Resident Assistants (RAs) at a Christian college in the Midwest were interviewed in order to explore the nature, reasoning, and complexity of attributions to God from their RA-related experiences. Resulting themes found that RAs made attributions to God for experiences of identifiable goodness, which included positive developmental experiences and experiences of deep unity and spirituality. Though RAs often saw themselves as God’s intermediary agents, they also claimed they were limited in their ability to affect deep change. The relationship between their agency and God’s was complex, but RAs sought solace in God’s ultimate control in the midst of their efforts. Implications for practice include facilitating opportunities for RAs to reflect on their experiences to impact spiritual development. Moreover, professionals can teach conceptual and theological tools to help RAs think about how God works in the world and to develop RAs as leaders to better influence wholesome and growing experiences.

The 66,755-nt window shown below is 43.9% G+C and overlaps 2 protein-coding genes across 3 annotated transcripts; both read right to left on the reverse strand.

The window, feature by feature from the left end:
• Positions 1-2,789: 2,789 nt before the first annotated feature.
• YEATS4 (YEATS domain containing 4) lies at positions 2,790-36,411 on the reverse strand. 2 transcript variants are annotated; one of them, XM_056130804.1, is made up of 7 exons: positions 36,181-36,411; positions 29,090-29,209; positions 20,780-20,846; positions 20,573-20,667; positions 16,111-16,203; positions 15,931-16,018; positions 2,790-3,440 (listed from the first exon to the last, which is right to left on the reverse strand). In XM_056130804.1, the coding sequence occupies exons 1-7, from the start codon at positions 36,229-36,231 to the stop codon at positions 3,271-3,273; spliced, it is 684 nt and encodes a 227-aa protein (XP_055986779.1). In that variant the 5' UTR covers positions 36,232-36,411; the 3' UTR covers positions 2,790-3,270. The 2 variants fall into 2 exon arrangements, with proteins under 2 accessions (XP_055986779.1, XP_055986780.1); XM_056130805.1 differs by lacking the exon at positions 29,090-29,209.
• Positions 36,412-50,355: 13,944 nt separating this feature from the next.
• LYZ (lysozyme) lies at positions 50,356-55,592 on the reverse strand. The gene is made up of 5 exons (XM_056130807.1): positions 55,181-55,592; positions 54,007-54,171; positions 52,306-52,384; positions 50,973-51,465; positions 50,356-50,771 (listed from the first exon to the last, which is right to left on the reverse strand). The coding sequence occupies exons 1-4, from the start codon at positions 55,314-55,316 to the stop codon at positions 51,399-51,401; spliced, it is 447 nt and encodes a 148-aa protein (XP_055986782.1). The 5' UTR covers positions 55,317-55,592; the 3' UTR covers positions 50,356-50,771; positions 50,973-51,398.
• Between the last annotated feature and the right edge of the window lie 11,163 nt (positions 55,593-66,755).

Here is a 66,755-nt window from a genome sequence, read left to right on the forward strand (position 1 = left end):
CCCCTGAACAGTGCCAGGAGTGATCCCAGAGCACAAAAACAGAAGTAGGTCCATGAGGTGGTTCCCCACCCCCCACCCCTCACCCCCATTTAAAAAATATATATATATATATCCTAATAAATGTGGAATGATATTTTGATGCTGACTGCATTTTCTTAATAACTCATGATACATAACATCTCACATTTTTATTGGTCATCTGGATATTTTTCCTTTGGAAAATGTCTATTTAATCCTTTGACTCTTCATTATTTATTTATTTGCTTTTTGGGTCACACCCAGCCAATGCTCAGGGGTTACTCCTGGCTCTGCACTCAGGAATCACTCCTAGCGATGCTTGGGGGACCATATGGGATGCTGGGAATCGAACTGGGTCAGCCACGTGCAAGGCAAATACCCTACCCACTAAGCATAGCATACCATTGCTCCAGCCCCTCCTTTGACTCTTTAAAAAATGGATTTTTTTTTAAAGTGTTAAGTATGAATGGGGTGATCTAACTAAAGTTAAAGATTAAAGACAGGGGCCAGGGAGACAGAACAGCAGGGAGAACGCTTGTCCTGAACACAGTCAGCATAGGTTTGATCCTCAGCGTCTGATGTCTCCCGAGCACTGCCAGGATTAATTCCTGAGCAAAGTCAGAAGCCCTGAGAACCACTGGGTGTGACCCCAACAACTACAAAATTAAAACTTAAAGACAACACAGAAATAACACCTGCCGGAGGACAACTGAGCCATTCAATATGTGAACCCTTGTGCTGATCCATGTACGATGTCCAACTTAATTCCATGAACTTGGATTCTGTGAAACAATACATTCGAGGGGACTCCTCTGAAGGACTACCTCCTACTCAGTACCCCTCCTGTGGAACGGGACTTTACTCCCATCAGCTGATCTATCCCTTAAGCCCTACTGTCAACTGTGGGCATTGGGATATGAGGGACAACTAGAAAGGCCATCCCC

"Seeing God Clearly: Meaning-Making and Attributions to God Made by Resident Assistants,"
Growth: The Journal of the Association for Christians in Student Development: Vol. 16:
16, Article 2.
Available at: https://pillars.taylor.edu/acsd_growth/vol16/iss16/2
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